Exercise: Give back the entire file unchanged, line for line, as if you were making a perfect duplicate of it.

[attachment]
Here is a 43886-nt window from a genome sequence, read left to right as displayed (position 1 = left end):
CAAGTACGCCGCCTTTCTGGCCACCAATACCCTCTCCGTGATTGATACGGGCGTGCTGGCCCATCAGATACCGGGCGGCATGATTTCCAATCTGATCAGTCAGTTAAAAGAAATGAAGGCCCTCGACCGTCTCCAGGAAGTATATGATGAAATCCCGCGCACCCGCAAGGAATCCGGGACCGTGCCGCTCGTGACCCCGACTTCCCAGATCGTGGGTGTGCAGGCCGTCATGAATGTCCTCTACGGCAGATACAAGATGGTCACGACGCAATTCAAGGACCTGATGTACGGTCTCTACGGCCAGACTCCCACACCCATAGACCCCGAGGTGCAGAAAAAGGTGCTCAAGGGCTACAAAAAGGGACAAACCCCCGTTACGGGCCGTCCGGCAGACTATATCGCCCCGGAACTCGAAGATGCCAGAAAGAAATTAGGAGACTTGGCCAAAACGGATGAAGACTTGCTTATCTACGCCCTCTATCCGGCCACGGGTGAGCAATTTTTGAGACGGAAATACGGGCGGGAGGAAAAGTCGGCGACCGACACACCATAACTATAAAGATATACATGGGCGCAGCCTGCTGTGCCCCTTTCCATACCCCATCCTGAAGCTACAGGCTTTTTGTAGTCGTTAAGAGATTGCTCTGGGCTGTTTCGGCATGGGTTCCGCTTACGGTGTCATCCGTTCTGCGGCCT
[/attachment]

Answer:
Here is a 43886-nt window from a genome sequence, read left to right as displayed (position 1 = left end):
CAAGTACGCCGCCTTTCTGGCCACCAATACCCTCTCCGTGATTGATACGGGCGTGCTGGCCCATCAGATACCGGGCGGCATGATTTCCAATCTGATCAGTCAGTTAAAAGAAATGAAGGCCCTCGACCGTCTCCAGGAAGTATATGATGAAATCCCGCGCACCCGCAAGGAATCCGGGACCGTGCCGCTCGTGACCCCGACTTCCCAGATCGTGGGTGTGCAGGCCGTCATGAATGTCCTCTACGGCAGATACAAGATGGTCACGACGCAATTCAAGGACCTGATGTACGGTCTCTACGGCCAGACTCCCACACCCATAGACCCCGAGGTGCAGAAAAAGGTGCTCAAGGGCTACAAAAAGGGACAAACCCCCGTTACGGGCCGTCCGGCAGACTATATCGCCCCGGAACTCGAAGATGCCAGAAAGAAATTAGGAGACTTGGCCAAAACGGATGAAGACTTGCTTATCTACGCCCTCTATCCGGCCACGGGTGAGCAATTTTTGAGACGGAAATACGGGCGGGAGGAAAAGTCGGCGACCGACACACCATAACTATAAAGATATACATGGGCGCAGCCTGCTGTGCCCCTTTCCATACCCCATCCTGAAGCTACAGGCTTTTTGTAGTCGTTAAGAGATTGCTCTGGGCTGTTTCGGCATGGGTTCCGCTTACGGTGTCATCCGTTCTGCGGCCT